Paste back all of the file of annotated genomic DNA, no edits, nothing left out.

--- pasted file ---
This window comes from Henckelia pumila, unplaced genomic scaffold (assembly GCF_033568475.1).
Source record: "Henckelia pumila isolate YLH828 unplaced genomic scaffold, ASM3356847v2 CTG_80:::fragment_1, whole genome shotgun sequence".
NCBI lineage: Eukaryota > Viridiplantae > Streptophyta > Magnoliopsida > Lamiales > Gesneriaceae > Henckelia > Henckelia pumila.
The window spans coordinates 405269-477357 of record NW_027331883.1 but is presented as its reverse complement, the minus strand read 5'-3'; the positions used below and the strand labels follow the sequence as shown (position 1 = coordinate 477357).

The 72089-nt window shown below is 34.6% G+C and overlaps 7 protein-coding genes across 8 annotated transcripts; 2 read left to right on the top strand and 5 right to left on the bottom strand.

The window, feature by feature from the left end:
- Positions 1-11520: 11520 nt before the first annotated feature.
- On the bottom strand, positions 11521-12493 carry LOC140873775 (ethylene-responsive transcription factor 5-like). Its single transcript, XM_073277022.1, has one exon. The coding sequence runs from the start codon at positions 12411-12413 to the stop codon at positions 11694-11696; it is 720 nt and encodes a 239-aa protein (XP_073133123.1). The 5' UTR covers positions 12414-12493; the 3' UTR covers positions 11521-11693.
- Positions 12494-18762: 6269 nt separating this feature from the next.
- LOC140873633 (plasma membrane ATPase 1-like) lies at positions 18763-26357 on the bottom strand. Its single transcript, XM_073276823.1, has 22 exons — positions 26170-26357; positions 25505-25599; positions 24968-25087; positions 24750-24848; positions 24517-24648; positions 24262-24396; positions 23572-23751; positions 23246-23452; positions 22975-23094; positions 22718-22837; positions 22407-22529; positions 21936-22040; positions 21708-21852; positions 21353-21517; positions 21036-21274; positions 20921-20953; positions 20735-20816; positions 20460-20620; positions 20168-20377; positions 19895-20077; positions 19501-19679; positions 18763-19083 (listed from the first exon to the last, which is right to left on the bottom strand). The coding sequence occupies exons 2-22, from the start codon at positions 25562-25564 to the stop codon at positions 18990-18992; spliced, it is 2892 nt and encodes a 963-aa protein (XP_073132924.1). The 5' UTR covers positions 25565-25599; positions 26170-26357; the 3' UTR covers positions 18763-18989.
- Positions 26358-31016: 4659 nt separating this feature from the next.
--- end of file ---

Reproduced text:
This window comes from Henckelia pumila, unplaced genomic scaffold (assembly GCF_033568475.1).
Source record: "Henckelia pumila isolate YLH828 unplaced genomic scaffold, ASM3356847v2 CTG_80:::fragment_1, whole genome shotgun sequence".
NCBI lineage: Eukaryota > Viridiplantae > Streptophyta > Magnoliopsida > Lamiales > Gesneriaceae > Henckelia > Henckelia pumila.
The window spans coordinates 405269-477357 of record NW_027331883.1 but is presented as its reverse complement, the minus strand read 5'-3'; the positions used below and the strand labels follow the sequence as shown (position 1 = coordinate 477357).

The 72089-nt window shown below is 34.6% G+C and overlaps 7 protein-coding genes across 8 annotated transcripts; 2 read left to right on the top strand and 5 right to left on the bottom strand.

The window, feature by feature from the left end:
- Positions 1-11520: 11520 nt before the first annotated feature.
- On the bottom strand, positions 11521-12493 carry LOC140873775 (ethylene-responsive transcription factor 5-like). Its single transcript, XM_073277022.1, has one exon. The coding sequence runs from the start codon at positions 12411-12413 to the stop codon at positions 11694-11696; it is 720 nt and encodes a 239-aa protein (XP_073133123.1). The 5' UTR covers positions 12414-12493; the 3' UTR covers positions 11521-11693.
- Positions 12494-18762: 6269 nt separating this feature from the next.
- LOC140873633 (plasma membrane ATPase 1-like) lies at positions 18763-26357 on the bottom strand. Its single transcript, XM_073276823.1, has 22 exons — positions 26170-26357; positions 25505-25599; positions 24968-25087; positions 24750-24848; positions 24517-24648; positions 24262-24396; positions 23572-23751; positions 23246-23452; positions 22975-23094; positions 22718-22837; positions 22407-22529; positions 21936-22040; positions 21708-21852; positions 21353-21517; positions 21036-21274; positions 20921-20953; positions 20735-20816; positions 20460-20620; positions 20168-20377; positions 19895-20077; positions 19501-19679; positions 18763-19083 (listed from the first exon to the last, which is right to left on the bottom strand). The coding sequence occupies exons 2-22, from the start codon at positions 25562-25564 to the stop codon at positions 18990-18992; spliced, it is 2892 nt and encodes a 963-aa protein (XP_073132924.1). The 5' UTR covers positions 25565-25599; positions 26170-26357; the 3' UTR covers positions 18763-18989.
- Positions 26358-31016: 4659 nt separating this feature from the next.